Betcha Didn't Know About Wolves | Canoeroots Magazine | Rapid Media
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A few things you probably didn't know about wolves

  • Wolves don’t make good pets. Unlike your sit-for-a-treat schnauzer whose ancestors came to the fire about 25,000 years ago, wolves have survived thanks only to their instincts. Chief among them? Avoiding humans in an increasingly crowded world.

  • The wolf was once one of the world’s most widely distributed mammals with a habitat that ranged from the high Arctic to as far south as India. Persecution has reduced its population to a third, with extinction in Western Europe, Mexico and much of the United States.

  • Iconic canoeist Bill Mason set out to dispel the myth of the bloodthirsty wolf by relocating three young wolves to his Quebec acreage. His 1972 documentary, Cry of the Wild, offered never-before-seen glimpses into the tender moments of pack life. 

  • Ever heard the saying, it takes a village to raise a child? Wolves would agree. The entire pack assists with raising, feeding and protecting the cubs. Usually only the alpha pair of a pack will mate, and most wolf couples stay together for life. Aww.
  • Listen up Game of Thrones fans: Dire wolves aren’t fiction. These prehistoric wolves lived in North America two million years ago and hunted woolly mammoths, but they weren’t the size of small horses as in the books and TV show. Dire wolves were roughly the size of the largest timber wolves on record today, about 175 pounds.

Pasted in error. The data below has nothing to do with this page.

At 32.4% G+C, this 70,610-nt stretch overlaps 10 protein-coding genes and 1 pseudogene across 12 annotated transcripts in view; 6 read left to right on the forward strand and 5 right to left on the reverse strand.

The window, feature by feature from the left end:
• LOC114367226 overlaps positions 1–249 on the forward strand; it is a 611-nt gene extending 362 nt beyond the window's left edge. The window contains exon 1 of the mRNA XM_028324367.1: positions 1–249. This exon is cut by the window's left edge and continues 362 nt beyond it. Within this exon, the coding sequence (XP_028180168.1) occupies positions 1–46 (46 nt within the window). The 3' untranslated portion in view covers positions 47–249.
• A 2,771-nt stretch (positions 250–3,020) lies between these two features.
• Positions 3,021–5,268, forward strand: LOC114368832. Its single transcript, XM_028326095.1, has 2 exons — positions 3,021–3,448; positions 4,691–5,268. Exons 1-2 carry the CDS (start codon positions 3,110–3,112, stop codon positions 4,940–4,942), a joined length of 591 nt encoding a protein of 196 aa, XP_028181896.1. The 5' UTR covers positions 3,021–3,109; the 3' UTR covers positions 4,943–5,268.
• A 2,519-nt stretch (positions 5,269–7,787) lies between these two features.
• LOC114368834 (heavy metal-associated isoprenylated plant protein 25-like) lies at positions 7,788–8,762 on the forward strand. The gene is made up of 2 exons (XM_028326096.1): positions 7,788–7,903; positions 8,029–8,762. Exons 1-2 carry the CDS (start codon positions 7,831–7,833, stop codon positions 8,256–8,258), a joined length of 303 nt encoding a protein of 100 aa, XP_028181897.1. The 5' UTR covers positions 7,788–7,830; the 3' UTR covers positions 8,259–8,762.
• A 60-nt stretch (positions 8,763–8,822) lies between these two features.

• Wolves typically hunt large prey, like moose, deer, caribou or elk. A hungry wolf can ingest 20 pounds of meat in a single meal—the equivalent to a human eating 100   hamburgers.
    • Often villanized in mythology, the Big Bad Wolf trope is best known from folklore tales like Little Red Riding Hood, The Three Little Pigs and Peter and the Wolf. Farley Mowat’s Never Cry Wolf and the Disney movie by the same name are credited with changing the public’s perception of wolves as man-eaters. There have been just two confirmed human deaths by wild, healthy wolves in North America over the last hundred years.
    • Q: What does a wolf say when it stubs its toe? A: Aooowwww!—KP 

     This article was originally published in Canoeroots, Volume 15 • Issue 2. Read this issue.

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